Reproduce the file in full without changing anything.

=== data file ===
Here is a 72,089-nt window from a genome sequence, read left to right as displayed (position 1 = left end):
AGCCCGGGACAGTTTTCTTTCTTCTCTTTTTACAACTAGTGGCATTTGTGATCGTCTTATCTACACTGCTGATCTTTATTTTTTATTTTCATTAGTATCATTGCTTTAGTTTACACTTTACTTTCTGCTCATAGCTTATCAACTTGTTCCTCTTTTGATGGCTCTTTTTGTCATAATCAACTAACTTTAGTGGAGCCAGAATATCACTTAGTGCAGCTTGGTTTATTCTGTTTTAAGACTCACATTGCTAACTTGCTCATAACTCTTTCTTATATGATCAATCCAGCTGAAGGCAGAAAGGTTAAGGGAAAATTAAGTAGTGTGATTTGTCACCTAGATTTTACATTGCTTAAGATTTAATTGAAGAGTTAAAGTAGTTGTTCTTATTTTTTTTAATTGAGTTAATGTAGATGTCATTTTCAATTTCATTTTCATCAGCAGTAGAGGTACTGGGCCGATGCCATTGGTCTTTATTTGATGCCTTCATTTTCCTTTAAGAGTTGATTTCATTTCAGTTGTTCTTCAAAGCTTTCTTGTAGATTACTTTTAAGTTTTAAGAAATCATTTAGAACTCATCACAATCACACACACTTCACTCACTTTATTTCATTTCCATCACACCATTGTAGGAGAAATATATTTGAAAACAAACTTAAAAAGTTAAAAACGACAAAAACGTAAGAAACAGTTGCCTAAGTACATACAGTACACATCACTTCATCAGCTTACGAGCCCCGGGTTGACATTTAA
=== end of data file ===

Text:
Here is a 72,089-nt window from a genome sequence, read left to right as displayed (position 1 = left end):
AGCCCGGGACAGTTTTCTTTCTTCTCTTTTTACAACTAGTGGCATTTGTGATCGTCTTATCTACACTGCTGATCTTTATTTTTTATTTTCATTAGTATCATTGCTTTAGTTTACACTTTACTTTCTGCTCATAGCTTATCAACTTGTTCCTCTTTTGATGGCTCTTTTTGTCATAATCAACTAACTTTAGTGGAGCCAGAATATCACTTAGTGCAGCTTGGTTTATTCTGTTTTAAGACTCACATTGCTAACTTGCTCATAACTCTTTCTTATATGATCAATCCAGCTGAAGGCAGAAAGGTTAAGGGAAAATTAAGTAGTGTGATTTGTCACCTAGATTTTACATTGCTTAAGATTTAATTGAAGAGTTAAAGTAGTTGTTCTTATTTTTTTTAATTGAGTTAATGTAGATGTCATTTTCAATTTCATTTTCATCAGCAGTAGAGGTACTGGGCCGATGCCATTGGTCTTTATTTGATGCCTTCATTTTCCTTTAAGAGTTGATTTCATTTCAGTTGTTCTTCAAAGCTTTCTTGTAGATTACTTTTAAGTTTTAAGAAATCATTTAGAACTCATCACAATCACACACACTTCACTCACTTTATTTCATTTCCATCACACCATTGTAGGAGAAATATATTTGAAAACAAACTTAAAAAGTTAAAAACGACAAAAACGTAAGAAACAGTTGCCTAAGTACATACAGTACACATCACTTCATCAGCTTACGAGCCCCGGGTTGACATTTAA